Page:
Looking for a new job became the priority and I had less time and energy available for writing. It was mostly a matter of energy, to be honest. I did have time but job hunting is so mentally taxing. In the end my best option was to go back to the job I’d had two years prior. I wasn’t my first choice but they had such a high opinion of me from before so I could get a better deal there than anywhere else. Not a step forward but I didn’t mind so much. I had, for the most part, liked it better than the job I’d just lost.

However, as soon as I started, in mid august, my mental health went into the toilet. It’s still there. I’m tired, irritated and despondent most of the time and I keep hoping it’ll get better. It’s a big part of why my output over the second half of the year has been paltry.

I have fewer opportunities to write. The lost job was boring but not stressful and I could on a typical day take a lunch hour to write. Now, as a consultant, there are things like project management and deadlines to think about and I had to go back to dealing with concepts like “billable hours”. Writing lunches came to an abrupt end. Too expensive, time wise. I have to write on my commute, on small breaks, on the very occasional free afternoon, or not much at all — which is super great when you have problems with procrastination and motivation.

So, after a good start to 2019, various factors have conspired to make it hard to keep up quantity and quality of output. I’m considering different ways of tackling the issue but I have no magic fix.

I want to write more, I do, but strangely it doesn’t get easier even after several years. I’m a better writer now but I also expect more from myself. Constant low-level anxiety isn’t doing me any favors either. I get tangled up in complications, can’t limit scope and can’t help but criticize myself all the time. Everything goes through multiple rounds of editing, and words-per-hour is low, which is of course super great as well when you don’t have a lot of time.

I hope the end of 2019 means the end of “the year when things didn’t go so well”. Perhaps 2020 can be better. I have as many plans, post drafts, and hazy notions of an eventual book as I’ve always had, but if any of them are going to get done I need to find some way of getting the writing process working again.

I wanted this wrap-up to be more positive. The end of a year should be a cause for celebration, but at the moment I can’t hide the fact that I’m dissatisfied with my blogging performance.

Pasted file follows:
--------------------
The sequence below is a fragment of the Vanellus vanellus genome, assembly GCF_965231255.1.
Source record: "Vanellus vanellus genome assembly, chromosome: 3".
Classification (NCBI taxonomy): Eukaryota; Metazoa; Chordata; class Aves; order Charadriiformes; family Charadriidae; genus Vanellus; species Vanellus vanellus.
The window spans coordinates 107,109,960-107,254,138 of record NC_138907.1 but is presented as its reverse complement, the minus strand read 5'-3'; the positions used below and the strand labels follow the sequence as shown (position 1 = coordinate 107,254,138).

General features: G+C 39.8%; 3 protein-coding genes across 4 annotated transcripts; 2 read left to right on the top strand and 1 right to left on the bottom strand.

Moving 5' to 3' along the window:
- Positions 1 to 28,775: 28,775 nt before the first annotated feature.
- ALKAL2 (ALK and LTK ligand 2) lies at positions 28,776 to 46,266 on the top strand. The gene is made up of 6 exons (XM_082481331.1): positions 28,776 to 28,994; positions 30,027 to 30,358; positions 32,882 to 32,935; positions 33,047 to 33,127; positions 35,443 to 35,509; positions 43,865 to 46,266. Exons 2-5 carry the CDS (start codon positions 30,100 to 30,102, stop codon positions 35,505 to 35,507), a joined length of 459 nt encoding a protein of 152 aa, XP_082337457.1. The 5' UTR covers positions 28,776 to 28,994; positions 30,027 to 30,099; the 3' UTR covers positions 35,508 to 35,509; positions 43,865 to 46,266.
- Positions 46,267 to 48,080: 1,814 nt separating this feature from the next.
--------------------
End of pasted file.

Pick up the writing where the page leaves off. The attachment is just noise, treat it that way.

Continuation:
So, to a new year and a new deal, I hope. At least I’m confident I’ll have a good time on New Years Eve. Friends are coming over.

Cheers!

champagne-toast

 

 

• • •

 

Notes

[1]
I didn’t exactly help things that my updated page describing erisology that I finally mananged to finish in late november after having thought about it for seven months resulted in a few similar reactions by some (partially the same) people on twitter who [redacted because I don’t want to be petty and I don’t think I can describe them or their conduct in a non-petty way].

[2]
They wanted me to bring in the decoupling angle, which I resisted because I don’t think climate change is fundamentally a decoupling issue. But I still would’ve gone on the show if I’d been fully awake.

5 thoughts on “The End of 2019

  1. Hi, John. Last year I found your blog and spent a few days reading many of your posts. I didn’t comment here but I did share some of your ideas in meatspace. Everything Studies earned a Favorites tag in my Feedly. 🙂

    Your work is appreciated. Cheers.

    Liked by 1 person

  2. Very sorry to hear you’ve had a tough year.

    I really enjoy your writing – in particular your various posts on how we use language, and the interactions between words and thoughts. I check your blog frequently and I’m always pleased when I see you’ve written something new.

    Wishing you all the best and hoping that 2020 is a better year for you, on and off the blog!

    Liked by 1 person

  3. I discovered your blog in 2019, I think from SSC, and I firmly believe the intellectual work you’re doing is hugely important.

    It’s easy to be hard on yourself – life conspires to deny opportunities to write – but know that there are people out here grateful for your efforts and insights.

    Best of luck in 2020.

    Liked by 1 person